Commandments · Confidence · OSAS · Security of the Believer

1 John – Testing to Know – Test 2 Part B


Test # 2 – Relationship with Sin – Continued

In our last post we considered verse 8 under the topic of our relationship with sin.  Let’s continue with one of the first Bible verses a believer memorizes, and see what John can teach us.

1 John 1:8 – 10
If we say we have no sin, we deceive ourselves, and the truth is not in us.

If we confess our sins, he is faithful and just to forgive us our sins and to cleanse us from all unrighteousness.

If we say we have not sinned, we make him a liar, and his word is not in us.

Living in Confession


ConfessionIf we confess our sin.  This statement provides a condition of reality.  John mentions a plurality of sins the believer may become entangled in.  It is an act of sin that John transitions to in this verse, as opposed to the state of sinless perfection described above. Given the gracious nature of our God, this willingness to walk in the truth of our fallen condition supplies a remedy to our soul.

But does our confession stir the grace and love of the Father to forgive us?   Lets look to the result of our confession of sin.


The result of our confession of sin is that

“He is faithful and compassionate to forgive us our sins and to cleanse us from all unrighteousness.”

Did I write that verse correctly?  Read it again, since I have corrupted the text with my own thoughts!

Did replacing the word “just” with compassionate make a difference?  Did I write it the way I understood it, or should I read it again?  I hope this caught your attention.  Since I noticed it, it made a difference in my understanding of a walk with the Master.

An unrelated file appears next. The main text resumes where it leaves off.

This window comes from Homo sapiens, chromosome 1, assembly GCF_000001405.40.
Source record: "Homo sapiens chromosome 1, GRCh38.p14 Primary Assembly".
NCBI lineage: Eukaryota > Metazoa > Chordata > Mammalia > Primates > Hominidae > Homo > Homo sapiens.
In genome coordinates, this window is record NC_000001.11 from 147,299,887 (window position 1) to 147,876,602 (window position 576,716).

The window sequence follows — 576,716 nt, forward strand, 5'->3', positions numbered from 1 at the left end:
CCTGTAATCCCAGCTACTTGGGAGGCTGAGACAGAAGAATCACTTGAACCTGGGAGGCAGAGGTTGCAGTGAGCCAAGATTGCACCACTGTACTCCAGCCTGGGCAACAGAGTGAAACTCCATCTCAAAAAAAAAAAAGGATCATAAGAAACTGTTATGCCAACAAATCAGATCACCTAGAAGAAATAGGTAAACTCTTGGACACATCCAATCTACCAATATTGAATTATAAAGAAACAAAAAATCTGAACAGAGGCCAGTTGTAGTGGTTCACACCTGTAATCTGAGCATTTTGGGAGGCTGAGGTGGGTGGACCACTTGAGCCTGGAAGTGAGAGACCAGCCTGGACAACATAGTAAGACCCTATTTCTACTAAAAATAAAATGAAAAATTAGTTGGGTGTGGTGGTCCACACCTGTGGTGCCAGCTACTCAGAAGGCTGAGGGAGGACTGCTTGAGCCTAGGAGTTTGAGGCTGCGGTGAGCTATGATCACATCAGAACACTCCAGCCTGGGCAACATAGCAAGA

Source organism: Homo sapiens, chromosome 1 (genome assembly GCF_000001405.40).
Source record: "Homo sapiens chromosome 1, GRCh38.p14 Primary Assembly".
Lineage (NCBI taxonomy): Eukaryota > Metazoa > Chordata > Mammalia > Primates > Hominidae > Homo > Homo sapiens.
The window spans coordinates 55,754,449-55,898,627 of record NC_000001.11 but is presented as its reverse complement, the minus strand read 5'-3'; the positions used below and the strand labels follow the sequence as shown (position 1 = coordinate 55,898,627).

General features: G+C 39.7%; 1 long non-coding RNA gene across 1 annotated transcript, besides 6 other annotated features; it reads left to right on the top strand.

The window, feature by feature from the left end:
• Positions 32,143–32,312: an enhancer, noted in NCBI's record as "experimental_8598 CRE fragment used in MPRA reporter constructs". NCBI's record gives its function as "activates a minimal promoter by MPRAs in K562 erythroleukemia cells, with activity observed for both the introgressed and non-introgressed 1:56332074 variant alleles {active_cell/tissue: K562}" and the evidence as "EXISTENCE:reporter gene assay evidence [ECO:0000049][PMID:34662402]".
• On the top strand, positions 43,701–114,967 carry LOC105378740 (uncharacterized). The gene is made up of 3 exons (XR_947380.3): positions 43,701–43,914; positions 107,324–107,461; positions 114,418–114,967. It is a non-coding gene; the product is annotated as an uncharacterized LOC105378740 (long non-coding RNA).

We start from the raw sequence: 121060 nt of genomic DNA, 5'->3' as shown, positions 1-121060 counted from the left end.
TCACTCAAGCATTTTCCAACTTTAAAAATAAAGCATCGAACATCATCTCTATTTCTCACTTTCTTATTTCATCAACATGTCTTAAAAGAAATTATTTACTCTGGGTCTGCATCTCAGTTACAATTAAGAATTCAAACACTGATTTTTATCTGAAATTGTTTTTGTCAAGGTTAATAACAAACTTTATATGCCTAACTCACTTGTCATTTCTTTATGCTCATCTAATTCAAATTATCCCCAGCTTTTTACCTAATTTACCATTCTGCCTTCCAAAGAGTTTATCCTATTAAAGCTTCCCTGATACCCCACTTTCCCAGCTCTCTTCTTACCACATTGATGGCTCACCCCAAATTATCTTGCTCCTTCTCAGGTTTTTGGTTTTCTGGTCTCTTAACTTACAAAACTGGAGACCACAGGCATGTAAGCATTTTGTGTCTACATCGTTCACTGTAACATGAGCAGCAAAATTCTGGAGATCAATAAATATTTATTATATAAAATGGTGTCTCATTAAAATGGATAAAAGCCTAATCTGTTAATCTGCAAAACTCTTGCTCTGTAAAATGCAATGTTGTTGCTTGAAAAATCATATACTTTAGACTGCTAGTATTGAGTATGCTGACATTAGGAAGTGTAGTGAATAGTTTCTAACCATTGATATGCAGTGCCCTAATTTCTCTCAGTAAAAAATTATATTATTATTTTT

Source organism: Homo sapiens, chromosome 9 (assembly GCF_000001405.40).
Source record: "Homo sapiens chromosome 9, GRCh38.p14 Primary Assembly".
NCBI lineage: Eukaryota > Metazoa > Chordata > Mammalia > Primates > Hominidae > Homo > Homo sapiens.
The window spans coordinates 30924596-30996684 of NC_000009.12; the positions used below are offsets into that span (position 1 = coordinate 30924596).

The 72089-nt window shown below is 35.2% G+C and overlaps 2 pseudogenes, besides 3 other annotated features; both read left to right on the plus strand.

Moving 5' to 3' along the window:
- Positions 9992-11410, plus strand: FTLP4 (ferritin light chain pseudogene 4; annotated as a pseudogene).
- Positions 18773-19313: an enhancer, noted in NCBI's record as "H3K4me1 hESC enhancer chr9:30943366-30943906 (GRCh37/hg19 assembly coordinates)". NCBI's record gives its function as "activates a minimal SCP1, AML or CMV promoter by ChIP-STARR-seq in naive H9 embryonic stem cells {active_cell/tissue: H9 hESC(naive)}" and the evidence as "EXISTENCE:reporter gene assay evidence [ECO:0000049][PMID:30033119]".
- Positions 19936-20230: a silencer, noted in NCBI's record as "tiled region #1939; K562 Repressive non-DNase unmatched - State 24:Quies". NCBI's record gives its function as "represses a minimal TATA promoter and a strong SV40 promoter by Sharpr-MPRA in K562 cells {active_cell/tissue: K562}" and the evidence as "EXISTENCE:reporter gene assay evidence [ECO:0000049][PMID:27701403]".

Our confession of some act of sin to the Father initiates the Father’s justice!

The Greek word “just” in this verse is dikaios, and is defined as righteous, without prejudice or partiality.

So where is the love?

This forgiveness is a result of the New Covenant in the Blood of Jesus, being shed for us, and providing propitiation (satisfaction) to the righteous requirements of the Law.  His blood shed on the cross created a covenant (like a last will of a dying person) that is binding on all participants.

As a participant (or should I say a recipient) of the terms of the New Covenant, God the Father is just (righteous) in providing forgiveness to this ol’ sinner, if I come to Him on His terms.  Humbly, and without pretense, in confessing my sins, He is just in forgiving me.

Does He love me – Of course.  He suffered and died for me when I was an enemy.

But in this context, justice is the reason forgiveness is provided!

I hope you found a truth that was helpful in your life within this post.  Drop me a line, or send this post to a friend that you thought of recently.

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